Reply Score: 1

Java
by CharAznable on Wed 26th Jul 2006 15:51 UTC
CharAznable
Member since:
2005-07-06

Java by far. Imagine where Linux would be if you couldn't run Java on it. Enterprise adoption would be nearly nil.

Reply Score: 2

nVidia drivers and 2D
by zlynx on Wed 26th Jul 2006 16:18 UTC
zlynx
Member since:
2005-07-20

Some people have said the binary drivers are only good for 3D OpenGL. That just isn't true.

I've been running X.org 7.1 lately, and that has made it impossible for me to use the binary driver. Let me tell you, the open source nv driver *SUCKS* in comparison.

It has weird delays while redrawing the screen, scrolling in the web browser is extra slow, things like virtual desktop switches take 5-10 seconds to get every window back on screen.

I even experimented with running X with real-time scheduling. It helps, but not much.

It is especially painful after using accelerated XGL and compviz. As soon as nVidia releases their X 7.1 update, I am switching back.

Reply Score: 2

Office
by foobar123 on Wed 26th Jul 2006 16:26 UTC
foobar123
Member since:
2006-07-26

I would have voted for Office. OOo is some 5 years behind in development and if you compare with the upcoming 2007 (I've been running the beta for months now) the gap is even larger.

Reply Score: 1

Since when are drivers "applications"
by RGCook on Wed 26th Jul 2006 16:35 UTC
RGCook
Member since:
2005-07-12

The fact that drivers for video cars are even listed as "applications" speaks to the state of Linux in desktop role. I need AutoCAD and flawless Office interoperability to commit 100%. Or, I need OpenOffice and some other Cad competitor to assume the defacto market leading position.

Reply Score: 1

RE: Picasa
by Eugenia on Wed 26th Jul 2006 18:18 UTC
Eugenia
Member since:
2005-06-28

I indeed completely forgot about Picasa and Google Earth. You can't remember everything. ;)

Reply Score: 1

RE[2]: Picasa
by cfrankb on Thu 27th Jul 2006 00:13 UTC in reply to "RE: Picasa"
cfrankb Member since:
2006-01-03

Deleted link to free but not open Google Earth for Linux.

Edited 2006-07-27 00:17

Reply Score: 1

RE[2]: My experience
by phoenix on Wed 26th Jul 2006 18:37 UTC
phoenix
Member since:
2005-07-11

There's also QCad, which we use in our schools (runs on Linux, MacOS X, and Windows). Only does 2D CAD, though. But, there's an OSS community version and a Pro version (only real difference being printing and that you have to compile the OSS version). It's working great in our CAD labs, and is very inexpensive (~$500 CDN a year for a district-wide license that covers home computers as well as school computers, on all 3 OSes). Has import and export to AutoCAD formats, and supports dxf natively.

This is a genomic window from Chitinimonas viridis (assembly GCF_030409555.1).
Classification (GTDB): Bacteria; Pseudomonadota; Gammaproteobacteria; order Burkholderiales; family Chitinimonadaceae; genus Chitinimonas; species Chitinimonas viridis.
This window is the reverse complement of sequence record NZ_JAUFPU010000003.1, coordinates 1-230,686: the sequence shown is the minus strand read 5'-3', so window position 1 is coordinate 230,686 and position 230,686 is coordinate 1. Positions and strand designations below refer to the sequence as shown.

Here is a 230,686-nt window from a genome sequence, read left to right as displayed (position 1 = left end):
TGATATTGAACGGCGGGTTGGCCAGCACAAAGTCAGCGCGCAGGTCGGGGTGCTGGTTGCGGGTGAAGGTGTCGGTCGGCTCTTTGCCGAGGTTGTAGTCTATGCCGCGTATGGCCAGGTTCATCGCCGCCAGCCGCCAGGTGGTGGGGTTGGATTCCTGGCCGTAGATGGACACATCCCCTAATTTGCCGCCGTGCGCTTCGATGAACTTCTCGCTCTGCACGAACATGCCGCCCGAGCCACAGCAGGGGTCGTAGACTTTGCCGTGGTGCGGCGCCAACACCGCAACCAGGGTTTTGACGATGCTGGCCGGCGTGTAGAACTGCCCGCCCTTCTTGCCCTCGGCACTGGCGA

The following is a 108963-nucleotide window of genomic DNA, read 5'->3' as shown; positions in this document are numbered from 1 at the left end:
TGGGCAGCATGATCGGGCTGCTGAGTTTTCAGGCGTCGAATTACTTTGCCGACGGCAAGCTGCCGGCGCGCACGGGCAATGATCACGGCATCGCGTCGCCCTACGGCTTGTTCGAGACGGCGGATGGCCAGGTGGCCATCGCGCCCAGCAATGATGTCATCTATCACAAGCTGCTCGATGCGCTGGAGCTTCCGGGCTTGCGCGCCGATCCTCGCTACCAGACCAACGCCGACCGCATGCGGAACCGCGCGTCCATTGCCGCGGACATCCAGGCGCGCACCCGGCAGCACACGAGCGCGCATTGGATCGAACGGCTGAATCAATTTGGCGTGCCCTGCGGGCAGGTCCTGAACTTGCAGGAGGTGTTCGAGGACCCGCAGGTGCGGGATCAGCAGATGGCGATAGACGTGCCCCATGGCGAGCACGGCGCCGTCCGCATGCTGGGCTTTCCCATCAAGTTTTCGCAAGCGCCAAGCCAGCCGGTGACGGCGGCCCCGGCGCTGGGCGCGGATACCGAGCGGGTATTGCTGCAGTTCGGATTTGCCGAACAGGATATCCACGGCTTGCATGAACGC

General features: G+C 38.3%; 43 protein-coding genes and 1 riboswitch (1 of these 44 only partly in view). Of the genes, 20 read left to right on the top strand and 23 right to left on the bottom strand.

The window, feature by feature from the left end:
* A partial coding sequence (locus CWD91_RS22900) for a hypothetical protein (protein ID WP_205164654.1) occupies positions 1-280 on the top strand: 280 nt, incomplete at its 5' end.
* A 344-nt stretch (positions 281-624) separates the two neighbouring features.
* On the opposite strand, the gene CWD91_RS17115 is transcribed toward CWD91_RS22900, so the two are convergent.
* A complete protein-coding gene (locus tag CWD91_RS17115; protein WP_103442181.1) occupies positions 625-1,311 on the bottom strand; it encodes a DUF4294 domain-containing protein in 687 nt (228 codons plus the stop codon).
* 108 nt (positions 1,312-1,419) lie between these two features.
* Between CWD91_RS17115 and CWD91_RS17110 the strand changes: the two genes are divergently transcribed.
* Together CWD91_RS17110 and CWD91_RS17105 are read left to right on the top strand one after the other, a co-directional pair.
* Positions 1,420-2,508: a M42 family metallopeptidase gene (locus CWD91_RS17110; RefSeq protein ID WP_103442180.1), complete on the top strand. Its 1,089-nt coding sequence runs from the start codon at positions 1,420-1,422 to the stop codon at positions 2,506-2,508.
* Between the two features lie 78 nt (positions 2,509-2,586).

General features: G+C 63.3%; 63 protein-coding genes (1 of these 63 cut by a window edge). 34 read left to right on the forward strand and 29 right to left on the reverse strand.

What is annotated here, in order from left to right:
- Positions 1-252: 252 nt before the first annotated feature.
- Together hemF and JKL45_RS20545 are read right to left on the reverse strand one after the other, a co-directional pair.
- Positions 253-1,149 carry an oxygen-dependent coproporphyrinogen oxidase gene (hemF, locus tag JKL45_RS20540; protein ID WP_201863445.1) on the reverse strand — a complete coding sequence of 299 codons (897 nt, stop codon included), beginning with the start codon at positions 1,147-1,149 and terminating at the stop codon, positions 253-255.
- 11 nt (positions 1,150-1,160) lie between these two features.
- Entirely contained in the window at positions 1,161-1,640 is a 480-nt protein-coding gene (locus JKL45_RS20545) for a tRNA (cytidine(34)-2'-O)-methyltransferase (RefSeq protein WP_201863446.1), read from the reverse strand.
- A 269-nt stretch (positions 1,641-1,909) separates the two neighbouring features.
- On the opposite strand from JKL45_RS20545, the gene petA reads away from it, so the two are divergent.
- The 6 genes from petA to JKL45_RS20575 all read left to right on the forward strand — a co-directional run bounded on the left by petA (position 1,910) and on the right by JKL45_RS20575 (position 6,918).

For 3D CAD, there's Cycas, although I don't have much experience with it.

Reply Score: 1

Today?
by xophere on Wed 26th Jul 2006 19:00 UTC
xophere
Member since:
2006-07-19

You people really think the desktop platform is the most important today? Graphics drivers? Wifi cards? The real production linux boxes aren't desktops. I think probably the to DBs and VMWARE as a close second.

maybe we should change the site name to desktoposnews.com

Reply Score: 0

RE: Today?
by libray on Thu 27th Jul 2006 17:09 UTC in reply to "Today?"
libray Member since:
2005-08-27

You people really think the desktop platform is the most important today? Graphics drivers? Wifi cards? The real production linux boxes aren't desktops. I think probably the to DBs and VMWARE as a close second.

maybe we should change the site name to desktoposnews.com


I agree completely. The responses and the poll do indicate that most of osnews readers are concerned about objects that are only relevant to desktop use.

You could argue with them, but we see that even though your post here was on topic and makes a good point, they vote down even when its against the rules.

Reply Score: 1

The Heartsome Translation Suite ...
by olav on Wed 26th Jul 2006 19:27 UTC
olav
Member since:
2005-07-06

... because for a long time a decent CAT-tool used to be the only reason for keeping my XP partition.

And I'm actually localizing Window Vista now - working on my Linux only box. Don't tell Bill ;) .

Reply Score: 1

Pixel
by Brmbolec on Wed 26th Jul 2006 21:38 UTC
Brmbolec
Member since:
2005-07-23

As most people doesn't know Pixel32, here's URL: http://www.kanzelsberger.com

Sorry, but I couldn't resist ;)

Edited 2006-07-26 21:42

Reply Score: 1

My opinion and list
by Elv13 on Thu 27th Jul 2006 00:41 UTC
Elv13
Member since:
2006-06-12

Software that have a place in linux world
-Opera (i am nor using it alot, but some are)
-Maya (i use blender but sometime i need more)
-AMD-ATI(lol)/nvidia driver (very usefull)
-Close source codec (who dont use them in 2006!)
-Skype (usefull for call for free, but for chat, jabber do the job)
-Google earth (nasa-ww is good, but vs G. earth... nothing)
-Sun Java (will be open source, but have is place)
-Adobe flash plugin (what is web without it)
-VMware (for when linux cant do the job and we need a GUI friendly user virtualisation software)

Software who dont:
-Real player
-Nero
-Acrobat reader
-CrossOver office / cedega / wine based software (picasa)

Software that are missing:
-Macromedia (adobe) suite : NVU is dead, f4l is dead, linux need GOOD multimedia/flash/web editor. If those project reborn and make real alternative, it is perfect, but actually...
-Itunes and other mp3 player/cellphone/pocket PC/palm manager. Open source apps are too slow to evoluate and sometime important feature are missing (podcast and video for ipod, playlist gestion etc...)

Reply Score: 1